Executive coach and former Chief Compliance Officer Amii Barnard-Bahn responds to your anonymous questions on some of the grayer areas compliance officers face, such as culture, hiring, training, and ethics. Click here to submit your own for inclusion in our next edition.

Q: I have a quick one for you: What’s the best way to measure culture at a company? We conduct yearly surveys, but we don’t see much year-over-year changes. Is “culture” more of an anecdotal metric? - Sharon

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Amii: Organizational culture, defined as “the habits of people and how they behave,” can be measured by professional diagnostic tools that survey the beliefs, attitudes, and behaviors prevalent in that system of people. There are a lot of ways to look at and define ideal types of workplace culture but, in general, in a thriving company, culture is the engine that drives (or hinders) corporate strategy.

In compliance and ethics, when we talk about measuring culture we are usually talking about “ethical culture”—a subset of overall organizational culture. As part of our Federal Sentencing Guidelines for Organizations (FSGO) mandate and professional calling, we labor to measure the degree to which our organizations can be deemed ethical in order to prevent, detect, and deter organizational wrongdoing.

There is no one “right” way to measure ethical culture, but current best practices include data collection around the following:

  • Strong ethical tone from the top
  • Employees treated fairly
  • Personal development taken seriously
  • Management trusted to do the right thing
  • Employees supported to do the right thing
  • Confidence in raising concerns
  • Health and safety taken seriously
  • Customers treated fairly
  • Suppliers treated fairly
  • Environment and local community respected

Methods of data collection include periodic surveys, in-person focus groups, ongoing auditing and monitoring, and Net Promoter Score/exit interviews (for employees, customers, and suppliers).

Tools for collecting and assessing data are becoming more evolved. Here are two examples: Emtrain, which aims to transform workplace culture through compliance training that integrates behavioral risk factors into its platform, uses scenarios to foster a group dialogue and extracts insights that help leaders see cultural hotspots before they become crises.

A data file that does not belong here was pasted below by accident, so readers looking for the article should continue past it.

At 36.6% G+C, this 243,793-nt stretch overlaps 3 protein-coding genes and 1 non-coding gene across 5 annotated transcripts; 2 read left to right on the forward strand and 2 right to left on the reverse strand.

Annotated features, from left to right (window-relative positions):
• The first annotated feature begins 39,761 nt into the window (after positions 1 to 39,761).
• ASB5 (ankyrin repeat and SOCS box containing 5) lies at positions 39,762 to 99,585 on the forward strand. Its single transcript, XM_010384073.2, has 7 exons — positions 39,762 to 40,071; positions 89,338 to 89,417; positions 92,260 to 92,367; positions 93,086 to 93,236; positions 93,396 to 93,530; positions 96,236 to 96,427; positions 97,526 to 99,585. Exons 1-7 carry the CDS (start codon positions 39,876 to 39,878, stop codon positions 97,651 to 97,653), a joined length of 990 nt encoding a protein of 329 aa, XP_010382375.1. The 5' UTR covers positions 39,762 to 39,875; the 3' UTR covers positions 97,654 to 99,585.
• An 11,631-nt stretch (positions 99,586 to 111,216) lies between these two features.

Another company, Humaxa, is integrating cognitive neuroscience into its instant messaging platform, enabling “real time” concerns escalation. The platform uses an AI chatbot assistant that aims to address employee retention and performance by communicating with workers, predicting which actions will make people stay and perform their best and offering to initiate those actions—things like group knowledge sharing, 360-degree feedback, mentoring, and recognition.

Going back to your original question—what are you doing with the results you are getting from surveys to impact culture? Do you have a realistic view of the culture you have and want? Are you asking the right questions? If yes, then maybe you will want to explore some of the new tools available to see if you get more actionable results.

Q: There have been some recent examples (think WeWork) of a fast-growing startup that clearly has a backwards culture when it comes to ethics. It’s almost as if the business is growing faster than the compliance function. I work at a startup and, while I am not officially a compliance officer, I am a “Compliance Champion” with instructions to make sure compliance messages are delivered in a regular basis. Is that enough, or does the message need to be delivered in a more formal, official capacity in order for it to really catch on and be effective? - Anonymous